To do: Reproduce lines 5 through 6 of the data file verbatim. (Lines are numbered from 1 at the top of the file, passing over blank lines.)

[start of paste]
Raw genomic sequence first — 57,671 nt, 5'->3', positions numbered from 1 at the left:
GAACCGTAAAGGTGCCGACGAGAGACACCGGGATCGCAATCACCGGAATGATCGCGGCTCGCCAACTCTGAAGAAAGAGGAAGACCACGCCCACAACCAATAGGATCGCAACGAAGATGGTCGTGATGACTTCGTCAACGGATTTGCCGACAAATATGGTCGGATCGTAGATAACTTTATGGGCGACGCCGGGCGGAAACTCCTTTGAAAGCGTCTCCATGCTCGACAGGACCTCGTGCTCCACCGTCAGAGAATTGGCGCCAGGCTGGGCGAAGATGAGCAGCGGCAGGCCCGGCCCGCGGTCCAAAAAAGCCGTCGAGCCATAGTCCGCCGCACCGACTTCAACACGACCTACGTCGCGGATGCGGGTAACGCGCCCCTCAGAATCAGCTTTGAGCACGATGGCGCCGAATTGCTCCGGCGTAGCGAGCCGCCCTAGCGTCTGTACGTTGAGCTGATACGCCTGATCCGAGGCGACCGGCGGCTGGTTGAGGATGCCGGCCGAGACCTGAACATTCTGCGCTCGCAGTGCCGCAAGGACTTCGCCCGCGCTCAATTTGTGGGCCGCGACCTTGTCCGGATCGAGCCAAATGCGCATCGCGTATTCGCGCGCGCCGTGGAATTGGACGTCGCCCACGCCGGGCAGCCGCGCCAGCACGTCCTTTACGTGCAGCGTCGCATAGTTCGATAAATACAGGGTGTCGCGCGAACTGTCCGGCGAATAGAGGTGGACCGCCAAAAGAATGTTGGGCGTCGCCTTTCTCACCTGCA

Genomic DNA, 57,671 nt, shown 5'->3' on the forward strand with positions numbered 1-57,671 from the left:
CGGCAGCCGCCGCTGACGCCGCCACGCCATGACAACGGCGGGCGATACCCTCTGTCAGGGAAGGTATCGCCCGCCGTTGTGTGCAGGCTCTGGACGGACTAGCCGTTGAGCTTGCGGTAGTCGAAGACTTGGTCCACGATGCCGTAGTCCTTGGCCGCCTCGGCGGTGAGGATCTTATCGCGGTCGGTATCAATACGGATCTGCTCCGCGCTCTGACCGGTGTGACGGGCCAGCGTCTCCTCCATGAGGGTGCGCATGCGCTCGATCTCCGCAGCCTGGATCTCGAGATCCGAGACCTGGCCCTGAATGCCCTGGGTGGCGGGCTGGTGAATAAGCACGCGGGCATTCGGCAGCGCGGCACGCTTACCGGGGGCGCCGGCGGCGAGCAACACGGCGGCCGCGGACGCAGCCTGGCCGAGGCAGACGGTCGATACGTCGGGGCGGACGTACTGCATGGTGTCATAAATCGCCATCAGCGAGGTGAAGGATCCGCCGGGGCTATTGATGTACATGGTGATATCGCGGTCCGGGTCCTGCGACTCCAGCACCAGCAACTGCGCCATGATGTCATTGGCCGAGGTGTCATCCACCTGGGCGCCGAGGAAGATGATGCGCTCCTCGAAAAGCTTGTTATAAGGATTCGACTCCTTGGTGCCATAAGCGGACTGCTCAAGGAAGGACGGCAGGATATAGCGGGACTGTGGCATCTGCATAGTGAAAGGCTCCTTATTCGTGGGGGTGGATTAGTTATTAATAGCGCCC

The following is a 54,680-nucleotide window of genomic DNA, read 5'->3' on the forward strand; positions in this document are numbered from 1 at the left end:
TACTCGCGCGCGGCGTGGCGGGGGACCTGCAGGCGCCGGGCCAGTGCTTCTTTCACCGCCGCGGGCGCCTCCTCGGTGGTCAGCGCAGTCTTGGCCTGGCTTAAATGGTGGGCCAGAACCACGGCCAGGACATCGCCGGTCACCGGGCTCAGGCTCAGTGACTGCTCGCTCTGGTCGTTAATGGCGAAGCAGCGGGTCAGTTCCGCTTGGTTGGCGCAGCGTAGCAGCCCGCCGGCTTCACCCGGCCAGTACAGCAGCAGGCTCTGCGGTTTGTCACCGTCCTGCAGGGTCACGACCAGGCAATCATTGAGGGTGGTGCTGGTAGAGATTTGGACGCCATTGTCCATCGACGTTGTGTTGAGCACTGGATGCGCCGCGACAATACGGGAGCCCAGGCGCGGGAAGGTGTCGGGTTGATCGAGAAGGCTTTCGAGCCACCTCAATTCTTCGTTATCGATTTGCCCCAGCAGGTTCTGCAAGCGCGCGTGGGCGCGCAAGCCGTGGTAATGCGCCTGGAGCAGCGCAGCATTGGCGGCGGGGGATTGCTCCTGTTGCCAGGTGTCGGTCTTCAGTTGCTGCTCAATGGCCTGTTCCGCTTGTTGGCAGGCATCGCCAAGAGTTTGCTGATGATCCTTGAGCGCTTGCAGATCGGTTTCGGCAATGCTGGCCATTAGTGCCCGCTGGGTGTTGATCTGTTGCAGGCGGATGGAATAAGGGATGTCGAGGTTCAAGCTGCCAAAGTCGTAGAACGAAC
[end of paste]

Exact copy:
The following is a 54,680-nucleotide window of genomic DNA, read 5'->3' on the forward strand; positions in this document are numbered from 1 at the left end:
TACTCGCGCGCGGCGTGGCGGGGGACCTGCAGGCGCCGGGCCAGTGCTTCTTTCACCGCCGCGGGCGCCTCCTCGGTGGTCAGCGCAGTCTTGGCCTGGCTTAAATGGTGGGCCAGAACCACGGCCAGGACATCGCCGGTCACCGGGCTCAGGCTCAGTGACTGCTCGCTCTGGTCGTTAATGGCGAAGCAGCGGGTCAGTTCCGCTTGGTTGGCGCAGCGTAGCAGCCCGCCGGCTTCACCCGGCCAGTACAGCAGCAGGCTCTGCGGTTTGTCACCGTCCTGCAGGGTCACGACCAGGCAATCATTGAGGGTGGTGCTGGTAGAGATTTGGACGCCATTGTCCATCGACGTTGTGTTGAGCACTGGATGCGCCGCGACAATACGGGAGCCCAGGCGCGGGAAGGTGTCGGGTTGATCGAGAAGGCTTTCGAGCCACCTCAATTCTTCGTTATCGATTTGCCCCAGCAGGTTCTGCAAGCGCGCGTGGGCGCGCAAGCCGTGGTAATGCGCCTGGAGCAGCGCAGCATTGGCGGCGGGGGATTGCTCCTGTTGCCAGGTGTCGGTCTTCAGTTGCTGCTCAATGGCCTGTTCCGCTTGTTGGCAGGCATCGCCAAGAGTTTGCTGATGATCCTTGAGCGCTTGCAGATCGGTTTCGGCAATGCTGGCCATTAGTGCCCGCTGGGTGTTGATCTGTTGCAGGCGGATGGAATAAGGGATGTCGAGGTTCAAGCTGCCAAAGTCGTAGAACGAAC